Q gives him a withering glare, so Rashmi quickly steps out of his station again, going back to his own desk.  Q rubs one of his eyebrows tiredly, rolls his shoulders until his spine cracks, and gets up, going over to where his jacket has been dumped carelessly on a heap of scrap metal.  Beneath it is his bag, and subsequently, his vibrating phone.  He makes a face at the screen before answering the call.


When he turns, and they’re all still watching him, he says, “Has that code finished itself?” and they scramble to get back to work.


“It’s—late?” he guesses by way of greeting.


“Early,” Shae says, “Or late, I don’t know.  Good morning.  Evening?  The hell time is it, anyway?”


Q rubs at one of his eyes, dislodging his glasses, and goes over to his laptop to squint at it.  “2AM,” he mumbles, “Why are you up?  Why are you calling me?”


“Are you still at work?” Shae asks, “That’s abhorrent.”


“Five points.”  Shae hums distractedly, and then there’s a soft sound like a muffled yawn.  “Oh,” Q says, “How’s my favorite nephew?”


“He’s your only nephew,” Shae says, “He was having a nightmare.”


“So you called me?”


“Wow, you need to go to bed.  Tomorrow’s Sunday.  Are you coming over?”


“Sunday,” Q repeats, and squints at his laptop again, which is busy scanning for viruses on the hard drive before it starts copying onto one of his own.  “It’s Sunday already?”


“Jesus,” Shae mumbles, “Rowan.  Wake up.  For, like, three minutes, come on.”


“Fine,” Q says, and leaves his station to amble over toward the tea station, “Awake, I am.  Are you guys doing anything Halloween night?”


“Yes,” Shae says, “Half why I’m calling.  Are you?  Do you want to come trick or treating with the kids?”


Q hums.  He hasn’t seen everyone in so long, it might be nice to spend the night with them.  He’s seen his brothers here and there, and some of his nieces and nephews, but not all of them together in a few months.  “Sure,” he settles on, “Barring anything obnoxious.”


“I’ll write to the Queen and ask her to withhold any terrorist attacks.”


“Her Majesty,” Q says as he fumbles around until he finds a tea that’s only got enough caffeine to get him home, but not enough to keep him awake, “does not barter with terrorists.”


“Are you calling me a terrorist?”


“I loathe this word,” Q says, “New one.”


“What are you working on so late?” Shae asks.


“Hard drive,” Q says, “Someone brought me a present to break into.”


“Wasn’t that new agent that’s got a thing for you, was it?” Shae teases, “What’s his name?  Bradley?”


“Oh, shut up,” Q mutters, “He’s harmless.”


“For now,” Shae says, “Just make sure he knows where his place is.”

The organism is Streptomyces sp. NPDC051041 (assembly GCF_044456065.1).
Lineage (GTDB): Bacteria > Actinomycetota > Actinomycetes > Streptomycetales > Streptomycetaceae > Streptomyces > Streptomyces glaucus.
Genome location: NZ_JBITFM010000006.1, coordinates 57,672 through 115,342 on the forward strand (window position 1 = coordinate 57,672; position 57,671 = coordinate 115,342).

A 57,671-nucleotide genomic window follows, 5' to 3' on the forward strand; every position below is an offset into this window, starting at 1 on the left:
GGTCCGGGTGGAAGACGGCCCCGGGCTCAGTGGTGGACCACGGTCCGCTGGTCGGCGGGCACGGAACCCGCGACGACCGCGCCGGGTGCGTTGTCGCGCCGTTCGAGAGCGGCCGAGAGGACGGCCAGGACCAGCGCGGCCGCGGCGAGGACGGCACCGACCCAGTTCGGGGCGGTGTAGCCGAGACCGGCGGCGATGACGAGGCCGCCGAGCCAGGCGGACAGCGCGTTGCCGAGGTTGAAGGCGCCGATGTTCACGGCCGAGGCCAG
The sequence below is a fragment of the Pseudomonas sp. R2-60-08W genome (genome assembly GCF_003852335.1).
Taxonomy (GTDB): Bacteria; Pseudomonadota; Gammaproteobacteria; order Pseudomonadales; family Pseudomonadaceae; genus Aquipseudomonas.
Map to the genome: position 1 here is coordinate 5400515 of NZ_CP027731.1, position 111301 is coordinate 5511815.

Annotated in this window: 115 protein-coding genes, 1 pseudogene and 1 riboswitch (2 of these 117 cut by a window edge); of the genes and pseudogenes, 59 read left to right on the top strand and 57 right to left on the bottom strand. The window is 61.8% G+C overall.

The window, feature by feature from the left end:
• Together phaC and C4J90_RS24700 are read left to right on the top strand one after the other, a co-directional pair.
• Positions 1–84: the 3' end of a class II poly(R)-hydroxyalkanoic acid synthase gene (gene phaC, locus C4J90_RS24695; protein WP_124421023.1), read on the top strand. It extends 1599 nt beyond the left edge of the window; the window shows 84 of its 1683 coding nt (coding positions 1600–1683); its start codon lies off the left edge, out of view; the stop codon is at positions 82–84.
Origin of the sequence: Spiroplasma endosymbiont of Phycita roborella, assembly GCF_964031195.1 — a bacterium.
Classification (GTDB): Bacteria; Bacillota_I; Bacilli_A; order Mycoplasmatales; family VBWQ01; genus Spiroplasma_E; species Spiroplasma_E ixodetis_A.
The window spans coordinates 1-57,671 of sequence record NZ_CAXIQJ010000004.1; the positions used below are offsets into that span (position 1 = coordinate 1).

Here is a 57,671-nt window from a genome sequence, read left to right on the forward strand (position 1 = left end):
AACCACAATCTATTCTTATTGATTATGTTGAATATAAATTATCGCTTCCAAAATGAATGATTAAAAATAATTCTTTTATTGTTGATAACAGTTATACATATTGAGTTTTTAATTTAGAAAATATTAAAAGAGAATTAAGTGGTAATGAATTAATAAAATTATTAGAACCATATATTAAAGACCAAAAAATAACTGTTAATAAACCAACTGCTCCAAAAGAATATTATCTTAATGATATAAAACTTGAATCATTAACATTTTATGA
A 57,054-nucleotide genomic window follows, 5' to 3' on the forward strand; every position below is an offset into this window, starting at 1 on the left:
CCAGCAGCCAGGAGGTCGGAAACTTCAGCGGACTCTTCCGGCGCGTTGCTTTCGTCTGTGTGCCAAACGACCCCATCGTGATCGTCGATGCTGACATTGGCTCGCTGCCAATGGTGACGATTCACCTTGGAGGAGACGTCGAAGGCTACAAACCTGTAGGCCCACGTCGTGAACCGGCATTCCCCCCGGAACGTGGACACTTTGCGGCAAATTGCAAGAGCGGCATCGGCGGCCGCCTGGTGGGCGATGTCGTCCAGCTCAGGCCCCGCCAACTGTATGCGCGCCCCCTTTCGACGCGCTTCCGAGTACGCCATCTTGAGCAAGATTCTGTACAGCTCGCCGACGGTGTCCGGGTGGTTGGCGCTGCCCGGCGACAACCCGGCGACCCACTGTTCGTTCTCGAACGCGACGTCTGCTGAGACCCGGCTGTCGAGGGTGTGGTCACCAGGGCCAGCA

“He has a wife,” Q says evenly, tucking the phone between ear and shoulder as he starts pouring water into his mug, “and children.  Plural?  I’m not sure.  I haven’t finished redacting his file yet.”


“Wait, what?” Shae says, a little louder than he probably means to.  “Your boss doesn’t give you their full files?  Wait.  Ro.  Are you hacking into your own company?  Dude.”


“It’s fine,” Q says tiredly.  He turns, and watches everyone’s heads duck back behind their laptops.  He sighs, and strides back over to his desk.  “Tomorrow,” Q says.


“You’re trying to get off the line,” Shae accuses.


Q sets his mug down, drops into his chair, and starts infecting everyone’s computer, with the exception of Arjuna, with a virus remotely.  “I need to finish up one last thing, and then I’m going home, so yes, I’m trying to get you off the line.”

“It’s late,” Shae says, and there are a dozen other things lurking in that one statement that Q won’t acknowledge, and that his brothers have stopped trying to pick at, “Are you taking the tube?”


“I’ll be fine, Shae,” he says as Roland swears softly.  He puts his laptop into a secure hibernation so that it can keep scanning and copying, and stands back up.  After a long sip of tea, he says, “I can text you when I get home, if it makes you feel better.”


“It would,” Shae says, “Tomorrow?”


“Tomorrow.  I’ll be there at 10, yeah?”


“And not a second late,” Shae says, “Goodnight, Rowan.”


“Goodnight, Shae,” he says, “Given Reagan a kiss for me.”


“And disrupt his sleep?  You’re a menace,” Shae says before he hangs up.  Q smiles, and goes to tug on his parka.


“Q?” Roland says hopefully.


“You brought this upon yourselves,” he says, looping his messenger bag over his head, “I’ll be unavailable in the morning, but if something terrible comes up, R can reach me.”


He leaves without another word, his minions muttering as he goes about what an evil overlord he is, and if he grins as he steps into the lift, he blames it on the caffeine in his tea.




On Halloween morning, James discovers he’s to be the sacrifice for a ritualistic circle.  He keeps his face impassive, his muscles relaxed, his eyes cold and uninterested, but he’s honestly taken aback upon learning that it’s Halloween.  He starts counting as his captor watches him with narrowed eyes, and comes to the abhorrent conclusion that he’s been in Iceland for just over ten months.


When he doesn’t respond to this information after several long minutes, his captor finally gives up, leaving him in the damp, dark cell once more.  As soon as the grating sound of the door scraping over cracked concrete stops echoing, he gets up and starts stretching.


It’s high time he escaped this hellhole.




Q walks into his branch at 6AM, and almost walks back out.